A perfect storm of reliability problems has dropped Ford to next to last among the 28 car brands ranked in Consumer Reports 2012 Annual Auto Reliability Survey, while its luxury brand, Lincoln, placed just a notch higher.
Only two years ago, Ford was Detroit's poster child for reliability. It cracked the top 10 among brands in Consumer Reports predicted-reliability scores, with more than 90 percent of its models being average or better. This year the top seven spots are all held by Japanese brands.
Several factors contributed to Ford's decline in Consumer Reports reliability rankings. A few new or redesigned models, including the Explorer, Fiesta, and Focus, came out of the gate with more problems than normal. Ford has also added the MyFord/MyLincoln Touch electronic infotainment system, which has been problematic so far, to many vehicles. In addition, three historically reliable models — the Ford Escape, Fusion and the Lincoln MKZ — are not included in the analysis; the three were redesigned for 2013 and CR doesn't yet have reliability data on them.
Toyota, on the other hand, has excelled in Consumer Reports latest ratings. Its three brands — Scion, Toyota, and Lexus — swept the top spots. Toyota is clearly setting the pace in reliability. Of the 27 models in the brand's lineup, 16 earned the highest rating. The subcompact Prius C earned Consumer Reports top score overall. The hatchback Prius, the larger Prius V, and the new Prius plug-in were also above average.
The Toyota trio was followed by four other Japanese makes: Mazda, Subaru, Honda, and Acura, in that order. All of the models produced by the top seven brands had average or better reliability. And of the 90 Japanese models reflected in Consumer Reports brand comparison, 86 were average or better, with 35 earning the highest rating.
Leading the Europeans, Audi had its best showing ever, moving up 18 spots to eighth place, making it easily the most reliable European make and the top non-Japanese brand.
The findings from Consumer Reports 2012 Annual Auto Survey are based on subscribers' experiences with 1.2 million vehicles. The organization uses that extensive data to predict how well new cars that are currently on sale will hold up. For full reliability charts and predicted reliability on hundreds of 2012 models, plus a list of what's up and what's down, visit ConsumerReports.org.
Mixed bag for domestics
Cadillac is the top U.S. brand, having moved up 14 spots this year. Its CTS coupe was the most reliable domestic car. A number of other General Motors nameplates — Buick, Chevrolet, GMC — also moved up in the ranking. The Chevrolet Volt extended-range electric car continues to have above-average reliability, and the compact Chevrolet Cruze, dismal in its first year, improved to average.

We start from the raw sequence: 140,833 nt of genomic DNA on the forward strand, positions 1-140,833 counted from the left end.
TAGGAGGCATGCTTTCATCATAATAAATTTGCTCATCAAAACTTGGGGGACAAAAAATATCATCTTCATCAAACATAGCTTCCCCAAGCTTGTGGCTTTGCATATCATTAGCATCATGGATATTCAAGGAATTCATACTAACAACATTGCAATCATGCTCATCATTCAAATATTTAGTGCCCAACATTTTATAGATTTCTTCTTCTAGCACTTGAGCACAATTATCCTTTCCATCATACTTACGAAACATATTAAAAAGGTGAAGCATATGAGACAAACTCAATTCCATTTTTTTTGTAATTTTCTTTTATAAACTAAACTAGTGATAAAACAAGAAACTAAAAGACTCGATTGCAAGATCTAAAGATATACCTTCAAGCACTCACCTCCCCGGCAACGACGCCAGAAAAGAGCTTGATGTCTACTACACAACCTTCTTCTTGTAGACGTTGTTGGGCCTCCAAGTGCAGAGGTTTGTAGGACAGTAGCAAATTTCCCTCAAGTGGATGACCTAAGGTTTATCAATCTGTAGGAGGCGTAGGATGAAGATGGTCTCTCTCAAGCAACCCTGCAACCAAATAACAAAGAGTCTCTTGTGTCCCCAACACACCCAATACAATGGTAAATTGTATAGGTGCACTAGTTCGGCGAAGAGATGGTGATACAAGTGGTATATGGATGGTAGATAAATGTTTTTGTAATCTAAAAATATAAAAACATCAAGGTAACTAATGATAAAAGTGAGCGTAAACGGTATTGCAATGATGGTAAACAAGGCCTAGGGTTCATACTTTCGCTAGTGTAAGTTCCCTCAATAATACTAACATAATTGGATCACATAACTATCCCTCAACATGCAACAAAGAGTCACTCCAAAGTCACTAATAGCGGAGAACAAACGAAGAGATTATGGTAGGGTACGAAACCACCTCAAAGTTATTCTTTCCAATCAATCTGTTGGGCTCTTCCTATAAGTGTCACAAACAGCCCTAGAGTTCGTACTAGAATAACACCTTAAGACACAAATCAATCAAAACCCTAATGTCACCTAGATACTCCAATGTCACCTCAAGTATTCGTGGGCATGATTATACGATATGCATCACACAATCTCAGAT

Chrysler brands had a few setbacks. This year, Consumer Reports has enough data to report on some of the recently revamped Chrysler and Dodge models, and their problems have dragged the nameplates' rankings down. The Dodge Charger, for example, returns with well-below-average reliability. Other models had ups and downs. The V6 version of the Chrysler 300 sedan, with an average rating, is now the brand's most reliable model, and the V8 300 is its worst. Likewise, the V6 Jeep Grand Cherokee scores average and the V8 is now below par. The differences stem from the alternative powertrains and the extra features found in higher-priced versions. Separating its trucks into a new nameplate, Ram, didn't help Dodge's standing. And the Fiat 500 debuted with average reliability in its first year in the U.S.
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The Cadillac is too expensive to maintain... not worth the efffort and cost involved to keep an older cadillac running. The car has such a drop in real sale and trade in value. Average shop time $65.00 an hour makes for value lagging behind and cost making it a non-plus. Too many sensers, too many little things going wrong, I bought a new Buick and got rid of the problems of a four year old Cadillac with just 64000 miles on it.
The BMW dealership let me take a Cadillac CTS-V as a loaner, and that was a big mistake. For only 65k the Caddy outperformed both the German cars, and with nearly 50k miles on it was in far better condition then either of my German cars ( both of which have less then 10k on them).
I've owned a lot of vehicles over the past twenty years. I found out quickly that most everything coming from Japan is over rated garbage. Test drove a Rav4 that my daughter wanted six months ago, we were both totally amazed at how expensive it was, and how cheap it felt, test drove a Ford Escape which was $ 1,200 more in cost, but was not only a better performing vehicle, but was way above the Toyota in terms of quality and materials. A friend of mine pointed out that you here all this hype about foreign cars as opposed to American vehicles, but it's always people comparing the 1970's Oldsmobile their father had, to a new Japanese vehicle.
My secretary is a real "tree hugger", total environmentalist. She has been getting a new Prious every year for as long as shes been with me. This year she traded her Prious in on a Chevy Volt, and she can't stop talking about how great a car the Volt is. The Prious isn't even in the same class !
Given my experiences, and the fact that the auto industry plays such an important role in the U.S. economy, I don't understand the anti - American slant of these articles, nor can I understand why any American would support a foreign countries economy, while at the same time doing themselves the disservice of purchasing an inferior product ?